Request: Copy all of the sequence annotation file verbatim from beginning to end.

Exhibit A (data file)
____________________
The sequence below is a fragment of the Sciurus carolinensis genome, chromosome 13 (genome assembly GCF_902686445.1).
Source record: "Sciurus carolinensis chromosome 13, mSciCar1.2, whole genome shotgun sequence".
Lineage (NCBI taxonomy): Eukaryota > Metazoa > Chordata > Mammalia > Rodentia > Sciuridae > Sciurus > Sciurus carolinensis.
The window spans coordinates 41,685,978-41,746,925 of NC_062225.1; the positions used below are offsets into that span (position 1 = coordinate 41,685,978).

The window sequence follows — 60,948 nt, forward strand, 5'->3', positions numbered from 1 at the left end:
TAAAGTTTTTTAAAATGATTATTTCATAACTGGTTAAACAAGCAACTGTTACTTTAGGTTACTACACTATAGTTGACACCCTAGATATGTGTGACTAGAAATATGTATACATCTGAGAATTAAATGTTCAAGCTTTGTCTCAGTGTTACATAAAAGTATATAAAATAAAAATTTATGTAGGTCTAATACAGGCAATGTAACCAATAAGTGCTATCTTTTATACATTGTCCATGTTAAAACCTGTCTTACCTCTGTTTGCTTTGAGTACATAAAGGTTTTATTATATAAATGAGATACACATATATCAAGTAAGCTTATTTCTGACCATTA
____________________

The sequence below is a fragment of the Sciurus carolinensis genome, chromosome 13 (genome assembly GCF_902686445.1).
Source record: "Sciurus carolinensis chromosome 13, mSciCar1.2, whole genome shotgun sequence".
Lineage (NCBI taxonomy): Eukaryota > Metazoa > Chordata > Mammalia > Rodentia > Sciuridae > Sciurus > Sciurus carolinensis.
The window spans coordinates 41,685,978-41,746,925 of NC_062225.1; the positions used below are offsets into that span (position 1 = coordinate 41,685,978).

The window sequence follows — 60,948 nt, forward strand, 5'->3', positions numbered from 1 at the left end:
TAAAGTTTTTTAAAATGATTATTTCATAACTGGTTAAACAAGCAACTGTTACTTTAGGTTACTACACTATAGTTGACACCCTAGATATGTGTGACTAGAAATATGTATACATCTGAGAATTAAATGTTCAAGCTTTGTCTCAGTGTTACATAAAAGTATATAAAATAAAAATTTATGTAGGTCTAATACAGGCAATGTAACCAATAAGTGCTATCTTTTATACATTGTCCATGTTAAAACCTGTCTTACCTCTGTTTGCTTTGAGTACATAAAGGTTTTATTATATAAATGAGATACACATATATCAAGTAAGCTTATTTCTGACCATTA